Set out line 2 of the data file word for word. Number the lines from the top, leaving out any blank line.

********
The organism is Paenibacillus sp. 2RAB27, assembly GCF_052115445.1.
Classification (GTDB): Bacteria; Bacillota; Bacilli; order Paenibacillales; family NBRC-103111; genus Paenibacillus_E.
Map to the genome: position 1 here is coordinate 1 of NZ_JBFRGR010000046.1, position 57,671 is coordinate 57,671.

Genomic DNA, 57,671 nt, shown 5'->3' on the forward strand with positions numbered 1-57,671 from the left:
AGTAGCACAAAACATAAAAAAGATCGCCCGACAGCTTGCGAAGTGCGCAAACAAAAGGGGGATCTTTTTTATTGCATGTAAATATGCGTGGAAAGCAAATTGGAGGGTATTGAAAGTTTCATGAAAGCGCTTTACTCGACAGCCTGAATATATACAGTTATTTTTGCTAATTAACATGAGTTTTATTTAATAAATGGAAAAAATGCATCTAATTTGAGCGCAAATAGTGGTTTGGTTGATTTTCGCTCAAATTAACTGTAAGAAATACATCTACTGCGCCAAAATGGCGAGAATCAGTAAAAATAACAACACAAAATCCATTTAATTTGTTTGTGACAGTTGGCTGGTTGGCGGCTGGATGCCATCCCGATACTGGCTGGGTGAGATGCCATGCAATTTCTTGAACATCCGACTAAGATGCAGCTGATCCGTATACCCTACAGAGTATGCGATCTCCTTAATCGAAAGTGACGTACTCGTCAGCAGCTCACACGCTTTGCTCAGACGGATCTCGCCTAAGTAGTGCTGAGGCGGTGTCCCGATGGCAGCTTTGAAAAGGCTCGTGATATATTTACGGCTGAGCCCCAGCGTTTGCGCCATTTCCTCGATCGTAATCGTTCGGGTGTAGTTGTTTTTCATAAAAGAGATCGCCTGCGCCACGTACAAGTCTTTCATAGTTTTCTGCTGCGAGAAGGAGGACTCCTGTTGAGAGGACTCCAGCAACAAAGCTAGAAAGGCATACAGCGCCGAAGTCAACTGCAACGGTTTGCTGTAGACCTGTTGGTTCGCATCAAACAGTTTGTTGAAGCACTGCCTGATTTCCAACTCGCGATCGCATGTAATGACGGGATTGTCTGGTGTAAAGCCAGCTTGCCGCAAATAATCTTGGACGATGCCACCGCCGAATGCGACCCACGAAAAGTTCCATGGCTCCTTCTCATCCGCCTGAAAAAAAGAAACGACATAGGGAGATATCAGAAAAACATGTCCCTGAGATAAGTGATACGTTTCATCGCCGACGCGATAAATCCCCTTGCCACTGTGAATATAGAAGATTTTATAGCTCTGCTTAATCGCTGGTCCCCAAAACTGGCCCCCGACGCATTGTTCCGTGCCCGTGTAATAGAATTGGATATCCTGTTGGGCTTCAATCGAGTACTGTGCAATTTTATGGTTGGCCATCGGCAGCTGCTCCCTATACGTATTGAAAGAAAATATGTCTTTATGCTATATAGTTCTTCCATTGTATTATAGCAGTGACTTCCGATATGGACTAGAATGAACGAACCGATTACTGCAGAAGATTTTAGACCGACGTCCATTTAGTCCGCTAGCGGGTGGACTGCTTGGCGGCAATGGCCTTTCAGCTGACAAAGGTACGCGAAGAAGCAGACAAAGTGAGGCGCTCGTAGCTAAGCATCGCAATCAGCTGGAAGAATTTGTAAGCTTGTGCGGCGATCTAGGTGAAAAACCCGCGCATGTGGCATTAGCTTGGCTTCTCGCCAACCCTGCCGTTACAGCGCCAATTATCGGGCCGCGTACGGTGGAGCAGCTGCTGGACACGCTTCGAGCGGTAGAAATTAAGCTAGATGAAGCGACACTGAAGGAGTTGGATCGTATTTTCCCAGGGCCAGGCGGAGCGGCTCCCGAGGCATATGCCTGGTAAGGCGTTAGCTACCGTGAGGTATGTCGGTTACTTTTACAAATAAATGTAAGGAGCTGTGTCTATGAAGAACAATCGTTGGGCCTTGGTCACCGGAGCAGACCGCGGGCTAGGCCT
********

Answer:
Classification (GTDB): Bacteria; Bacillota; Bacilli; order Paenibacillales; family NBRC-103111; genus Paenibacillus_E.